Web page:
One last student review of Rebecca Belmore | What is Said and What is Done, from Emily Antler.
“Rebecca Belmore: What is Said and What is Done” is presented at Carleton University Art Gallery (CUAG) in conjunction with the National Gallery of Canada exhibition “Sakahàn: International Indigenous Art”. Working as a professional artist since 1987, Winnipeg-based Anishinaabe Rebecca Belmore’s multi-disciplinary work addresses notions of history, place and identity through multiple mediums including photography, video, sculpture and performance. Belmore, in partnership with curator Heather Anderson, selected a small number of previously shown works to create an exhibition that is both stark and relevant. Her first solo show in Ottawa, the exhibition embraces the spirit of Sakahàn’s international indigenous model by focusing, as much of her work does, on the historical relationships between the colonizer and the colonized.
Although there are no new works in the exhibition, the content is as fresh and relevant as those presented across town at the National Gallery. The few works selected (there are only six series presented in the show) mirror the minimalist aesthetic of Belmore’s works. While both the works and the exhibition appear simple in form and construction, there are multiple layers of meaning rooted in each work selected here by the artist and curator.
Upon entering the gallery the visitors first encounter the installation, March 5, 1819 (2008). The video re-enacts the story of Demasduit and her husband Nonosabasut, a Beothuk couple, being chased through the snowy winter woods by English settlers. Standing helplessly between two screens of the looping video, the viewer watches as Nonosabasut is shot and killed. Beginning again immediately, the trauma loops leaving the viewer unable to intercede despite their knowledge of what is about to occur. As Anderson explained, Belmore wanted this work to be the center-point of the exhibition and as a satellite to the “Sakahàn” exhibition it becomes clear why: the trauma of Demasuit’s story intensified by the looping of the video signifies how reoccurring these acts of violence were to colonized peoples around the world. This is one story of many. By purposefully clothing the actors in contemporary clothes, Belmore creates a narrative as contemporary as it is historical. Her storytelling brings history into the present moment.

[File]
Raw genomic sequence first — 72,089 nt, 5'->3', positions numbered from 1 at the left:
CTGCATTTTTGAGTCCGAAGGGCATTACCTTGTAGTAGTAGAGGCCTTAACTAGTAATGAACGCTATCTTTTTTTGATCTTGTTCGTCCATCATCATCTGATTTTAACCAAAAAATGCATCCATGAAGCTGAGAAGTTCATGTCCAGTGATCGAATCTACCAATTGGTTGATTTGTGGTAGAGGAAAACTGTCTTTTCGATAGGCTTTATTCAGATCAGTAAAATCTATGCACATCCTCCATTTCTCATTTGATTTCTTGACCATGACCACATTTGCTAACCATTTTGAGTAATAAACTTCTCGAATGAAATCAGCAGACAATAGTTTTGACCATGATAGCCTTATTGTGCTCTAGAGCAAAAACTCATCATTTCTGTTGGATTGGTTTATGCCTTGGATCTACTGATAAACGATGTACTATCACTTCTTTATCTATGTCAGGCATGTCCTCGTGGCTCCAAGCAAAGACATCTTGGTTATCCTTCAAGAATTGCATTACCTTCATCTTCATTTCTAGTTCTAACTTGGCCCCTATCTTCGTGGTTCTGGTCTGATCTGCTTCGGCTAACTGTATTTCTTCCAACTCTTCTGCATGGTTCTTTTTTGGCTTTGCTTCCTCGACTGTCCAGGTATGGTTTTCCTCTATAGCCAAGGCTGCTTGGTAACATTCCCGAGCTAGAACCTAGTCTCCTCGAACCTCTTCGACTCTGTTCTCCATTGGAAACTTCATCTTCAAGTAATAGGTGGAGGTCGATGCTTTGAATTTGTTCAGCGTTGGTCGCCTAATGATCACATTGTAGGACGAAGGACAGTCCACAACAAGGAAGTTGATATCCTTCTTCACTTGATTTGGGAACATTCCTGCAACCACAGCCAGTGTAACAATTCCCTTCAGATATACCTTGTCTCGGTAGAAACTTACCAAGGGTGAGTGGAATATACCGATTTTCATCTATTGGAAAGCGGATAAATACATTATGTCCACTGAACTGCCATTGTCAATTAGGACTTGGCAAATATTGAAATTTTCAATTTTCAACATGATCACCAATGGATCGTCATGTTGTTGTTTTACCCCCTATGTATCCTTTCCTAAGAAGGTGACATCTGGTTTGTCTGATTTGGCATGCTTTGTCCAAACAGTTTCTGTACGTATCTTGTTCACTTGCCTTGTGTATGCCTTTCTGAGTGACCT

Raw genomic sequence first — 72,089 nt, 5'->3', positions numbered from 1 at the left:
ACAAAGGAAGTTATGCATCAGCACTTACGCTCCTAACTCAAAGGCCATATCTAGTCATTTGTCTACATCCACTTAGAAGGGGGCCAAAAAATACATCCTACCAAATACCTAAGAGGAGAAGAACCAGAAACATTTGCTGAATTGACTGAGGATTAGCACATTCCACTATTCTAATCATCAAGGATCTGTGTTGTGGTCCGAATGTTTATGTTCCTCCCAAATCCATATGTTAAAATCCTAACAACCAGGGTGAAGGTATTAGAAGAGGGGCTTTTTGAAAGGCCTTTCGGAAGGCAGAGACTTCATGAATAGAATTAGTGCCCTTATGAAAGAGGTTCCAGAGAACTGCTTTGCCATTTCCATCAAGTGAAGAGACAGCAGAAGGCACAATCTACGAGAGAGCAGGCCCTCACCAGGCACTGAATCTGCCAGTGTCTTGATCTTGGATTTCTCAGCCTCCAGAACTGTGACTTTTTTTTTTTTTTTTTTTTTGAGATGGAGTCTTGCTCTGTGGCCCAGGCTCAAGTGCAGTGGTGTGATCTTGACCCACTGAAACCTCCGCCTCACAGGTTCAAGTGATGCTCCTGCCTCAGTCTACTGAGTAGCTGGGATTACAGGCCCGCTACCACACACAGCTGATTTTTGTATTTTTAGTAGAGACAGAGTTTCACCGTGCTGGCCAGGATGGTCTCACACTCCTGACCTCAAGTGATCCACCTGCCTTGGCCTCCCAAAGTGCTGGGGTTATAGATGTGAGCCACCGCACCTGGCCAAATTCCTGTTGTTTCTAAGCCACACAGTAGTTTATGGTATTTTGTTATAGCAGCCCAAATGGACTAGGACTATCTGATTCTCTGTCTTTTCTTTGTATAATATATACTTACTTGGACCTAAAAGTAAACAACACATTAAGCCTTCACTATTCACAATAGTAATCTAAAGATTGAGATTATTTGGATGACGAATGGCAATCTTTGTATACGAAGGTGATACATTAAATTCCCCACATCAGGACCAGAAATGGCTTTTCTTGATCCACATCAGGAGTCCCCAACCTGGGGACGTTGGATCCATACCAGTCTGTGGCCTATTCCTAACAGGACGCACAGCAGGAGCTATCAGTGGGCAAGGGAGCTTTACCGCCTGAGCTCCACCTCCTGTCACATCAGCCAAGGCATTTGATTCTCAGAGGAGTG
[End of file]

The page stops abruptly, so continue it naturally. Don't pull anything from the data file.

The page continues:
It is unfortunate that the miniature portrait of Demasduit, later renamed Mary March upon her capture by the English Settlers, was not available for inclusion of the CUAG show. Currently on tour as part of the Library and Archives exhibition of miniatures, the digital representation currently substituted lacks the potential for a personal connection to Demasuit and her plight. Digital representations can leave a void in an exhibition of this size where every work matters. The exclusion of digital images might have strengthened the exhibition even at the expense of a missed didactic opportunity.
The physical center-point of the exhibition is the work, The Great Water, (2002), a black overturned canoe draped with several feet of black tarp spilling out into the gallery space like a body of water as seen by the light of night. The name refers to the body of water that divides North America from Europe, the colonized from their colonizers. The canoe, an indigenous invention turned Canadian icon, acts as a broad allegory for the monumental capsizing that occurred with colonization and how the repercussions extend to modern day life.
Other works in the exhibition include Shanawdithit, the Last of the Beothuk (2001), which is inspired by the story of Shanawdithit, the niece of Demasduit and showcased as an allegory for the decontextualization of indigenous peoples that often occurs in museum exhibits and Untitled 1, 2, 3 (2004), a large triptych of photographs of a woman in multiple uncomfortable positions wrapped in white fabric.
As Anderson states in the introduction panel to the show, “Belmore’s eloquent works assert the finality of the past.” They do not offer either resolution or judgment, but in being shown open many doors to discussion and the forgiveness of sins inflicted by colonizers on the indigenous populations of the world much in the same vein as many of the artworks in “Sakahàn”. “Rebecca Belmore: What is Said and What is Done” is on view at CUAG until September 1st, 2012. A catalogue to accompany the exhibition is currently in the works and will be published and released by CUAG in 2014.